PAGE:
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The facilities management (FM) sector is taking centre stage for the first time at Cityscape Global this year as it readies itself for the Middle East Facility Management Association Star Rating System (Mefma SRS) and to meet increasing demand for operational sustainability in the run-up to the World Expo 2020. ''Real estate investors and occupiers should take an interest in how the buildings they occupy are maintained, as it protects the long-term value of their assets,'' says Wouter Molman, Director of Cityscape Group.
''With the region's real estate market maturing further, we believe a stronger focus on FM should be an integral part of the event.'' The exhibition's line-up includes some of the region's leading integrated FM companies, including Ejadah Asset Management, Emrill and Farnek.
''Quality FM is key to protecting property values, lowering operational costs and improving the sustainability of our built environment,'' says Molman. ''The industry is underdeveloped regionally, but options are fast improving and changing the real estate landscape.''
Stars for success
Stakeholders in the FM industry have been working together for years to improve services under Mefma and the SRS is one of the organisation's major projects. The system, which will award one to five stars to residential and commercial buildings, hotels, malls and educational and health-care facilities, will be implemented around June next year, says Ali Al Suwaidi, Board Member of Mefma.
''The system promotes FM best practices and a holistic approach [covering] design, construction, handover and operations,'' he says.
The main objective is to make all stakeholders aware of FM best practices, such as enhancing healthy and effective management of facilities and evaluating the four main components of FM strategy — people, building details, technology and process. Buildings will be assessed on quality management, documentation, health and safety and sustainability.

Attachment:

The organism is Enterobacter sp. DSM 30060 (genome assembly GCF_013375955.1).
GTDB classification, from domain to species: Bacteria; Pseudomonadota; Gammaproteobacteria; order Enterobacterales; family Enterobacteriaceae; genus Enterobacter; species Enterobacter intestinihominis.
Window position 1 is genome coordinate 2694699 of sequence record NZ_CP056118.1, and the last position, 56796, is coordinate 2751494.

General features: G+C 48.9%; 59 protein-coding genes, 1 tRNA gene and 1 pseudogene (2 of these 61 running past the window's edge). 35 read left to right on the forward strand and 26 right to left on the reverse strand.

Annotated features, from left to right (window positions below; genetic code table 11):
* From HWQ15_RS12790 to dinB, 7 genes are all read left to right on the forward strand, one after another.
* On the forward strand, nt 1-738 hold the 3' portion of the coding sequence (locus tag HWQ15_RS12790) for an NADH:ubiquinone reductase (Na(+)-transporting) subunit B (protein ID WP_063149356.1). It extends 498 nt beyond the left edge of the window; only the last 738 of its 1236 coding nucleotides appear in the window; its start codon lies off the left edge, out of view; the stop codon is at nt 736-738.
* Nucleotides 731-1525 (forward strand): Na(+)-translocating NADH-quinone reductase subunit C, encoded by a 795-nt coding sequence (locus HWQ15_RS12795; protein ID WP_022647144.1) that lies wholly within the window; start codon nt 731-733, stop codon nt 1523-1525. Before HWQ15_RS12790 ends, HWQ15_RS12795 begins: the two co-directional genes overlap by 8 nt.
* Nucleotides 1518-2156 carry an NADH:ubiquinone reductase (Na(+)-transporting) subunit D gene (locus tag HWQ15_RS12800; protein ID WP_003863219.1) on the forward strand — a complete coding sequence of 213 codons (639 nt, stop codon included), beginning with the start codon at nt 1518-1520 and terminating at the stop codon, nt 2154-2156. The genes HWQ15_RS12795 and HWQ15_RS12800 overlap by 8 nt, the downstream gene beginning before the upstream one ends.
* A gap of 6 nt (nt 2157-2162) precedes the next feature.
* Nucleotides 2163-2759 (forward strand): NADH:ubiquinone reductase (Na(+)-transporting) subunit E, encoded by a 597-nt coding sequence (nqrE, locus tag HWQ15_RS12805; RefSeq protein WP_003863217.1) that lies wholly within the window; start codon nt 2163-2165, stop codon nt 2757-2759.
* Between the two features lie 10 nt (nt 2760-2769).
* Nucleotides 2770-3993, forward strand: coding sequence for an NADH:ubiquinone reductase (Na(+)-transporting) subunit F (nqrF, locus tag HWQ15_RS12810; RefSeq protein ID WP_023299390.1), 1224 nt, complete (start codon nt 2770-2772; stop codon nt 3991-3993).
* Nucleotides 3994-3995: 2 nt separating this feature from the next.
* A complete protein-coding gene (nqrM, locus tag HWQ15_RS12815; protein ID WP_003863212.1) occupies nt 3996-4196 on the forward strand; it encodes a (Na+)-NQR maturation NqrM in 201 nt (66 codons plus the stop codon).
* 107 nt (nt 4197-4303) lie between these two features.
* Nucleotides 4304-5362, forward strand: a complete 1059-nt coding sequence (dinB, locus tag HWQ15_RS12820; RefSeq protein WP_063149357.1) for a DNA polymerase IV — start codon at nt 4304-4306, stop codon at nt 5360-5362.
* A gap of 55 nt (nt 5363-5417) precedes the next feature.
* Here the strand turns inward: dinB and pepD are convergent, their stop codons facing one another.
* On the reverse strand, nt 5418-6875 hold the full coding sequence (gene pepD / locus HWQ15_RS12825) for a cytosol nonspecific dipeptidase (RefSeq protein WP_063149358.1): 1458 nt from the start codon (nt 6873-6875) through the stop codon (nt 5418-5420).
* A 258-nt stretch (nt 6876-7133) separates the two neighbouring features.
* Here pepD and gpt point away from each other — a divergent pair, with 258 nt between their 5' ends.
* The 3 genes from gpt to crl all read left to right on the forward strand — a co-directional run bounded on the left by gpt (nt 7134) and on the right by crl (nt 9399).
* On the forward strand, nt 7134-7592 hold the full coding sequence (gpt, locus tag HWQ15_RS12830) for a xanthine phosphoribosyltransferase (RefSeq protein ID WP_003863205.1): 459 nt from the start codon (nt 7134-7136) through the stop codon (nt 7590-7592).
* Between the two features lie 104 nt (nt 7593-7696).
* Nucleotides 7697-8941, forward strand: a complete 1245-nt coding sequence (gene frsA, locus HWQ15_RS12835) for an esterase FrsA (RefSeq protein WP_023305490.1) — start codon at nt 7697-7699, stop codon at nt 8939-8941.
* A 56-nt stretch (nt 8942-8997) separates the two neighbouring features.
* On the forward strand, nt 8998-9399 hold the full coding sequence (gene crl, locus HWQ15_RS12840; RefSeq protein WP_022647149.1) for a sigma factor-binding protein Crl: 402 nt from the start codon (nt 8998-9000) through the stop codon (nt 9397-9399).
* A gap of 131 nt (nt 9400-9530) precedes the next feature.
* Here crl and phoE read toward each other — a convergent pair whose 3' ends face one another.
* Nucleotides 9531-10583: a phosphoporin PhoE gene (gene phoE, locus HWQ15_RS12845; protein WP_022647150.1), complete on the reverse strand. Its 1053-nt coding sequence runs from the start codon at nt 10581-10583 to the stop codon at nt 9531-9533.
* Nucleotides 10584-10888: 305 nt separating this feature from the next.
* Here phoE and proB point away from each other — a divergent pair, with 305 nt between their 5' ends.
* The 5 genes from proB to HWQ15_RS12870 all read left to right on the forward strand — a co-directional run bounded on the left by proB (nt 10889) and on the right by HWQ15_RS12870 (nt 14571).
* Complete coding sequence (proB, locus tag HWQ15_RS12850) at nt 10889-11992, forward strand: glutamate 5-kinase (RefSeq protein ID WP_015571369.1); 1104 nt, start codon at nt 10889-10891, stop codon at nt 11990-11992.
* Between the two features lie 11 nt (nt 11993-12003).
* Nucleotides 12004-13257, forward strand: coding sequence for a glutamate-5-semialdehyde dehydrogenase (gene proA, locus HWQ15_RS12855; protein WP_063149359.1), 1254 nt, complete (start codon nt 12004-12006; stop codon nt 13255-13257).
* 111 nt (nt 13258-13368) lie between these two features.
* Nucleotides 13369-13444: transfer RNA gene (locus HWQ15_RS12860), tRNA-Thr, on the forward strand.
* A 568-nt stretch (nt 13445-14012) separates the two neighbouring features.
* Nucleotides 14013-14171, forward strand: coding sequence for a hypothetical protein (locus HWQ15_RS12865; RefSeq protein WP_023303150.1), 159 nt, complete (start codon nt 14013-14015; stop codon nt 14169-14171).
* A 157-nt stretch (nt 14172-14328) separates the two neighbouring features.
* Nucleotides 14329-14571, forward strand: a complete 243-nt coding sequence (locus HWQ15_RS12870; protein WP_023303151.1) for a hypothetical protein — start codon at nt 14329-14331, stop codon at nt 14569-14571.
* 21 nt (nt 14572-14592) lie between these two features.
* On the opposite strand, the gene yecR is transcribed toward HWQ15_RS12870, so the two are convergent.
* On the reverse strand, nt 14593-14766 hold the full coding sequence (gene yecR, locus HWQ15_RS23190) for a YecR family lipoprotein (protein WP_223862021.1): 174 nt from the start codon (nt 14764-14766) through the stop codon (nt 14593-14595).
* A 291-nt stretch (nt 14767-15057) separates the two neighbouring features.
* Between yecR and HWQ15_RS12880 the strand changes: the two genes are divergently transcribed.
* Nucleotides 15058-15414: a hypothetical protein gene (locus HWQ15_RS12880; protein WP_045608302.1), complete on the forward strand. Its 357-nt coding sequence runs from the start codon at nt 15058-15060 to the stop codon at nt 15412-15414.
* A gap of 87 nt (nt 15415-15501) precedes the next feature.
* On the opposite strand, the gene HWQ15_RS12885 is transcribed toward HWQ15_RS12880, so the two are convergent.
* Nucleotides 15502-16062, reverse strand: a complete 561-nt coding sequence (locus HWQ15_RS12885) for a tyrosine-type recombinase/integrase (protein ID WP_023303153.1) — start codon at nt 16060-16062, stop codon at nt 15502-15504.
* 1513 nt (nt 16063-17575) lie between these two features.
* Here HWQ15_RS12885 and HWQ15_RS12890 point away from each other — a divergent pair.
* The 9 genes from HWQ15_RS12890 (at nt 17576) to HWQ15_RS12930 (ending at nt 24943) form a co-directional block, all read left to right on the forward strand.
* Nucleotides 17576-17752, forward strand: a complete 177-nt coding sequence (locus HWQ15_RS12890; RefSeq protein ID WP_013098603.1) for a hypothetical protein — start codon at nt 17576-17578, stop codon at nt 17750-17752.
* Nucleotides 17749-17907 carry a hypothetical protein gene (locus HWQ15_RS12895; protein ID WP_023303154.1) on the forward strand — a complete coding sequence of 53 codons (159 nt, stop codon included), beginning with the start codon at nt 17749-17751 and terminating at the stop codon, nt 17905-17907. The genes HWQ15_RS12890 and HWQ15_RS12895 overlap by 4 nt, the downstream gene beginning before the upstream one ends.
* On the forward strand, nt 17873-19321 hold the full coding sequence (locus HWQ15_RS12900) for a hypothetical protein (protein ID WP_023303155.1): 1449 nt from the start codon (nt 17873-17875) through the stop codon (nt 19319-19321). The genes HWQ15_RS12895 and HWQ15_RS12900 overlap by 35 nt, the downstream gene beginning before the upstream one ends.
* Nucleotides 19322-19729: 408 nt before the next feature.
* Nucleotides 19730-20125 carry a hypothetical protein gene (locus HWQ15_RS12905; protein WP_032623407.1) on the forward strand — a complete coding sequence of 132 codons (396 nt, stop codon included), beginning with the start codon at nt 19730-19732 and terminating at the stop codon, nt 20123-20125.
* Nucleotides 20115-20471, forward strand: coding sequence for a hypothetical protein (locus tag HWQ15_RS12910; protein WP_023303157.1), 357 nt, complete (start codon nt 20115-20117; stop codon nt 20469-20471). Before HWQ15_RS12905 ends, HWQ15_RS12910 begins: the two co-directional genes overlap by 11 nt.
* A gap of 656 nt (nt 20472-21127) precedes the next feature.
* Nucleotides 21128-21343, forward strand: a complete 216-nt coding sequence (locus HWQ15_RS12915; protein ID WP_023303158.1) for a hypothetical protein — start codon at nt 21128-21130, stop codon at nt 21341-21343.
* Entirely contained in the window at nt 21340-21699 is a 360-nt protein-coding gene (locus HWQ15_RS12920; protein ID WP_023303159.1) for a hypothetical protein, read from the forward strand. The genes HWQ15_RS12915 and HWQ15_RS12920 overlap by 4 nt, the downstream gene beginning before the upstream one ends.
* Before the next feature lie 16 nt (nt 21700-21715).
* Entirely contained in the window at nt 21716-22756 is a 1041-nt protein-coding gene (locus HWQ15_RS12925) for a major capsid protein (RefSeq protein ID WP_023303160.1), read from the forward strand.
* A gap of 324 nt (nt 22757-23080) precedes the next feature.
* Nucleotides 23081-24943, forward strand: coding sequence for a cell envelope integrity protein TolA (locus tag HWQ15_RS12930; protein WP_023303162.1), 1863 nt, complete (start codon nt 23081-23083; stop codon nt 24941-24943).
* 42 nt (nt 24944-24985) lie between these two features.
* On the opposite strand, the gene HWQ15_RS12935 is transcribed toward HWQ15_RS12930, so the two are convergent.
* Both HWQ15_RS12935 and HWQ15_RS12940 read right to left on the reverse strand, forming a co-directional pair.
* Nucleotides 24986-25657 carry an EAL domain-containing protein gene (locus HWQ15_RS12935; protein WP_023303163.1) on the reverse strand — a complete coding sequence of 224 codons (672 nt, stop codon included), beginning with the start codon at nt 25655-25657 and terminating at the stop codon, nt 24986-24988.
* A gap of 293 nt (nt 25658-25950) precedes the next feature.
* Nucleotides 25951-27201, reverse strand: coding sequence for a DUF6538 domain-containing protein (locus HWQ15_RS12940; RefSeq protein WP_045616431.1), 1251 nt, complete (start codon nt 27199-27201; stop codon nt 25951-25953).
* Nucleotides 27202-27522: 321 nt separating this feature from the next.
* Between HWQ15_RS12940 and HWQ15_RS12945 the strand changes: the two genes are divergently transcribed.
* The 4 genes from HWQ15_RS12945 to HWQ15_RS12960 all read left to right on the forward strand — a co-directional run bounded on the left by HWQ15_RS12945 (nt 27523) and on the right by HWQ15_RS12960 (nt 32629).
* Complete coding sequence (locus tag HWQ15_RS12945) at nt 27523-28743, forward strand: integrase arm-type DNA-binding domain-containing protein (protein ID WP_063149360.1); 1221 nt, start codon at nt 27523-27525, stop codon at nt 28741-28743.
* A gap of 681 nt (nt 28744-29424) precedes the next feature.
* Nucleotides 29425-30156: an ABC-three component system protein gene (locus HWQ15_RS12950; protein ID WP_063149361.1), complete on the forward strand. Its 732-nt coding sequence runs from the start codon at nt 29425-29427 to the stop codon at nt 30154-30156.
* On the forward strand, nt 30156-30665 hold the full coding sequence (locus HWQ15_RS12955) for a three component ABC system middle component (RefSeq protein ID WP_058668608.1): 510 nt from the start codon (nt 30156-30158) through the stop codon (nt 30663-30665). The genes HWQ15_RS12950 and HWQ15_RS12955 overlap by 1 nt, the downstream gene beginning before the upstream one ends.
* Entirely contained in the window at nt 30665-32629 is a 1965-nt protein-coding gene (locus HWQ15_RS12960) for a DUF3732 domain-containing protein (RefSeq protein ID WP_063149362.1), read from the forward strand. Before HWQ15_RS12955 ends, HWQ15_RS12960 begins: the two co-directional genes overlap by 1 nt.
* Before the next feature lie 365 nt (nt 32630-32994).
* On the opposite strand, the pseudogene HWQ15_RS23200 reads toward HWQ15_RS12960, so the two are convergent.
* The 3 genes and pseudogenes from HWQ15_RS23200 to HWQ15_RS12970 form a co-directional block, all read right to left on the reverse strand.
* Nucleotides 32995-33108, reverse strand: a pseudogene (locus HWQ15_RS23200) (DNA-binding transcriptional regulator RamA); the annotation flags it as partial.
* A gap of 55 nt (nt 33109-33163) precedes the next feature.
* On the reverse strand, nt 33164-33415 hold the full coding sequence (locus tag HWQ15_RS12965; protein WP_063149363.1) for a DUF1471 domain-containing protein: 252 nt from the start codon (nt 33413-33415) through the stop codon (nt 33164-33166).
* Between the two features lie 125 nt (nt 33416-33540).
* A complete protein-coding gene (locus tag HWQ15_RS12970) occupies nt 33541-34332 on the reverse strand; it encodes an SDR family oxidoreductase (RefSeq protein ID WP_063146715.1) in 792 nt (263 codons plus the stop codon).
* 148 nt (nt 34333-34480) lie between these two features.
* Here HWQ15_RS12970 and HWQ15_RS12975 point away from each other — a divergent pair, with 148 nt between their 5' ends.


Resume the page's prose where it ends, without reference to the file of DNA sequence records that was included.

''The Mefma SRS will drive all stakeholders to work together to showcase FM best practices, which ultimately will be the start of an industry benchmarking platform,'' says Al Suwaidi.
Markus Oberlin, CEO of Farnek, an award-winning FM firm, says Mefma SRS will raise the bar in the industry and bring transparency, standardisation and increased levels of quality and efficiency by identifying areas of improvement. ''Customers and landlords will be able to check the quality of their FM provider, ultimately increasing the demand for superior integrated services across the region.''
Sarfraz Dairkee, Board of Directors Secretary at the Emirates Green Building Council (EmiratesGBC), points out that the FM market will react positively to the introduction of the Mefma SRS, which is similar to the existing building rating systems, standards, certi fications and labels, such as Energy Star and Green Seal. However, the standards need to be set high and control mechanisms, such as third-party assessments and audits, should be stringent enough, he says. ''This is to guarantee the coherence, relevance, strength and reputation of the scheme. Customers can then be confident of the assessment/benchmark and make choices that are more responsible and oriented towards specific areas, whether it be price, sustainability, efficiency or location.''
The green deal
Sustainability is essential to win more stars from Mefma. EmiratesGBC has been organising awareness campaigns on this front for its FM member organizations for several years, ensuring professionals understand and apply best green practices effectively in their work and relationships with tenants. Monthly technical workshops help determine areas for improvement and provide updates on new technologies. In addition, practical guidelines such as the recently unveiled EmiratesGBC Technical Guidelines for Retrofitting Existing Buildings help FM staff and tenants to implement relevant actions.
''Most FM organizations in the UAE have long included sustainability in their agenda, particularly to address the need to reduce energy and water consumption and protect the environment,'' says Dairkee.
The detailed agenda includes educating tenants and understanding the impact of existing building and community infrastructure on their surroundings, such as greenery and street lighting, he adds.
New projects are also analysed from an FM perspective at the early stages, adhering to UAE standards including Abu Dhabi's Estidama Pearl and Dubai's Trakhees specifications, as well as corporate key performance indices and environment engagement.
''From our perspective, we support the FM sector as well as other stakeholders to drive the UAE's sustainable development,'' says Dairkee. ''This is aligned with Expo 2020 in Dubai, which has sustainability as one of its key themes.''